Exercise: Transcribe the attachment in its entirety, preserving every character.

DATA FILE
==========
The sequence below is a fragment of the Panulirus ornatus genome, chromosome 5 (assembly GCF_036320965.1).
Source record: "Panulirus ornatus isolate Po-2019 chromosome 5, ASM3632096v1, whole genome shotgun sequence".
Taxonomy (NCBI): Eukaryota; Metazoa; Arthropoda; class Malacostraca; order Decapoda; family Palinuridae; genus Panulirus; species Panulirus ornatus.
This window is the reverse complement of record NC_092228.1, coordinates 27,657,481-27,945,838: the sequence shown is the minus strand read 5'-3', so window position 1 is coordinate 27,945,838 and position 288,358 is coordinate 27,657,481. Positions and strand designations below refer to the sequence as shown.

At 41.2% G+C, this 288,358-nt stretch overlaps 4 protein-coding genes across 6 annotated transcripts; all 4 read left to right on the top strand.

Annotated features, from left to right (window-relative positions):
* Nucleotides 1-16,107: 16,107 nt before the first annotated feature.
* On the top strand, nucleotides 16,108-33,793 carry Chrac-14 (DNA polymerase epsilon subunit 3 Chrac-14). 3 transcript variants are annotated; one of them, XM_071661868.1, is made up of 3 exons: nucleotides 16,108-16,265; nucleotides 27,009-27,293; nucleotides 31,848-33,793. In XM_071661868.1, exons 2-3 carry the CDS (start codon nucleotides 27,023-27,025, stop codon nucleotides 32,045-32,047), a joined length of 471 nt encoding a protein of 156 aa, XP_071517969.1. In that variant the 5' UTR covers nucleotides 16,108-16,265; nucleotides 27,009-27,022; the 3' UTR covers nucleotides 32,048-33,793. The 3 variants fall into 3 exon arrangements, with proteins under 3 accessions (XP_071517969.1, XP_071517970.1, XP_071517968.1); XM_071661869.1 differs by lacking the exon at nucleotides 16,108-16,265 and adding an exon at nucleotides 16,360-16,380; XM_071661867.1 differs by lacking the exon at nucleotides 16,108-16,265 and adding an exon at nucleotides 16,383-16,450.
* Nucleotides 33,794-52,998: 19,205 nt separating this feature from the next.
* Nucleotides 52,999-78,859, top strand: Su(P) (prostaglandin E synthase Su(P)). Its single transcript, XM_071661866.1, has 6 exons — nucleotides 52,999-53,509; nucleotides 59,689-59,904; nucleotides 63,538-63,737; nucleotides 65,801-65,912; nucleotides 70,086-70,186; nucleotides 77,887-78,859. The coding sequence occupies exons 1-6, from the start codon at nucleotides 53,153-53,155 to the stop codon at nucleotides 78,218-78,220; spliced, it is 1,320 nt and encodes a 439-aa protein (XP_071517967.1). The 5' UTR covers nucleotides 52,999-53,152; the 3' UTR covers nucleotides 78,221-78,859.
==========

The sequence below is a fragment of the Panulirus ornatus genome, chromosome 5 (assembly GCF_036320965.1).
Source record: "Panulirus ornatus isolate Po-2019 chromosome 5, ASM3632096v1, whole genome shotgun sequence".
Taxonomy (NCBI): Eukaryota; Metazoa; Arthropoda; class Malacostraca; order Decapoda; family Palinuridae; genus Panulirus; species Panulirus ornatus.
This window is the reverse complement of record NC_092228.1, coordinates 27,657,481-27,945,838: the sequence shown is the minus strand read 5'-3', so window position 1 is coordinate 27,945,838 and position 288,358 is coordinate 27,657,481. Positions and strand designations below refer to the sequence as shown.

At 41.2% G+C, this 288,358-nt stretch overlaps 4 protein-coding genes across 6 annotated transcripts; all 4 read left to right on the top strand.

Annotated features, from left to right (window-relative positions):
* Nucleotides 1-16,107: 16,107 nt before the first annotated feature.
* On the top strand, nucleotides 16,108-33,793 carry Chrac-14 (DNA polymerase epsilon subunit 3 Chrac-14). 3 transcript variants are annotated; one of them, XM_071661868.1, is made up of 3 exons: nucleotides 16,108-16,265; nucleotides 27,009-27,293; nucleotides 31,848-33,793. In XM_071661868.1, exons 2-3 carry the CDS (start codon nucleotides 27,023-27,025, stop codon nucleotides 32,045-32,047), a joined length of 471 nt encoding a protein of 156 aa, XP_071517969.1. In that variant the 5' UTR covers nucleotides 16,108-16,265; nucleotides 27,009-27,022; the 3' UTR covers nucleotides 32,048-33,793. The 3 variants fall into 3 exon arrangements, with proteins under 3 accessions (XP_071517969.1, XP_071517970.1, XP_071517968.1); XM_071661869.1 differs by lacking the exon at nucleotides 16,108-16,265 and adding an exon at nucleotides 16,360-16,380; XM_071661867.1 differs by lacking the exon at nucleotides 16,108-16,265 and adding an exon at nucleotides 16,383-16,450.
* Nucleotides 33,794-52,998: 19,205 nt separating this feature from the next.
* Nucleotides 52,999-78,859, top strand: Su(P) (prostaglandin E synthase Su(P)). Its single transcript, XM_071661866.1, has 6 exons — nucleotides 52,999-53,509; nucleotides 59,689-59,904; nucleotides 63,538-63,737; nucleotides 65,801-65,912; nucleotides 70,086-70,186; nucleotides 77,887-78,859. The coding sequence occupies exons 1-6, from the start codon at nucleotides 53,153-53,155 to the stop codon at nucleotides 78,218-78,220; spliced, it is 1,320 nt and encodes a 439-aa protein (XP_071517967.1). The 5' UTR covers nucleotides 52,999-53,152; the 3' UTR covers nucleotides 78,221-78,859.